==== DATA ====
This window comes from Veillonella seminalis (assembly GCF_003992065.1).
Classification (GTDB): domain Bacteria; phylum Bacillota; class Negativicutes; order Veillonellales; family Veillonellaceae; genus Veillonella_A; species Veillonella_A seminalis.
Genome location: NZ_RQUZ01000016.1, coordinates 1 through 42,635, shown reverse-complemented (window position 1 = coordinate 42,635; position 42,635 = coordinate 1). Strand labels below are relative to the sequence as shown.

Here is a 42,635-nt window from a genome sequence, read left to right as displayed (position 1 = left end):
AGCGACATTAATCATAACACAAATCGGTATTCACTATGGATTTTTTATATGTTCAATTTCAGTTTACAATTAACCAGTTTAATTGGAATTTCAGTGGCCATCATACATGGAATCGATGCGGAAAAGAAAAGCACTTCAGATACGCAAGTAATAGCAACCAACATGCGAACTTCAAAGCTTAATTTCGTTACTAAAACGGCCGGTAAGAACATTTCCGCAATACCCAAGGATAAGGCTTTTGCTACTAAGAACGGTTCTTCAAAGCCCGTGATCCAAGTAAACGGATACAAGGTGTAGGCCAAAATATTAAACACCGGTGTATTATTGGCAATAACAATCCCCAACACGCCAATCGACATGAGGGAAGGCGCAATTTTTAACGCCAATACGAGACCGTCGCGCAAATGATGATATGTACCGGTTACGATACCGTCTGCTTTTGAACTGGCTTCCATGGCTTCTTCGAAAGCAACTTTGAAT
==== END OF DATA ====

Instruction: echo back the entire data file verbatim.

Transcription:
This window comes from Veillonella seminalis (assembly GCF_003992065.1).
Classification (GTDB): domain Bacteria; phylum Bacillota; class Negativicutes; order Veillonellales; family Veillonellaceae; genus Veillonella_A; species Veillonella_A seminalis.
Genome location: NZ_RQUZ01000016.1, coordinates 1 through 42,635, shown reverse-complemented (window position 1 = coordinate 42,635; position 42,635 = coordinate 1). Strand labels below are relative to the sequence as shown.

Here is a 42,635-nt window from a genome sequence, read left to right as displayed (position 1 = left end):
AGCGACATTAATCATAACACAAATCGGTATTCACTATGGATTTTTTATATGTTCAATTTCAGTTTACAATTAACCAGTTTAATTGGAATTTCAGTGGCCATCATACATGGAATCGATGCGGAAAAGAAAAGCACTTCAGATACGCAAGTAATAGCAACCAACATGCGAACTTCAAAGCTTAATTTCGTTACTAAAACGGCCGGTAAGAACATTTCCGCAATACCCAAGGATAAGGCTTTTGCTACTAAGAACGGTTCTTCAAAGCCCGTGATCCAAGTAAACGGATACAAGGTGTAGGCCAAAATATTAAACACCGGTGTATTATTGGCAATAACAATCCCCAACACGCCAATCGACATGAGGGAAGGCGCAATTTTTAACGCCAATACGAGACCGTCGCGCAAATGATGATATGTACCGGTTACGATACCGTCTGCTTTTGAACTGGCTTCCATGGCTTCTTCGAAAGCAACTTTGAAT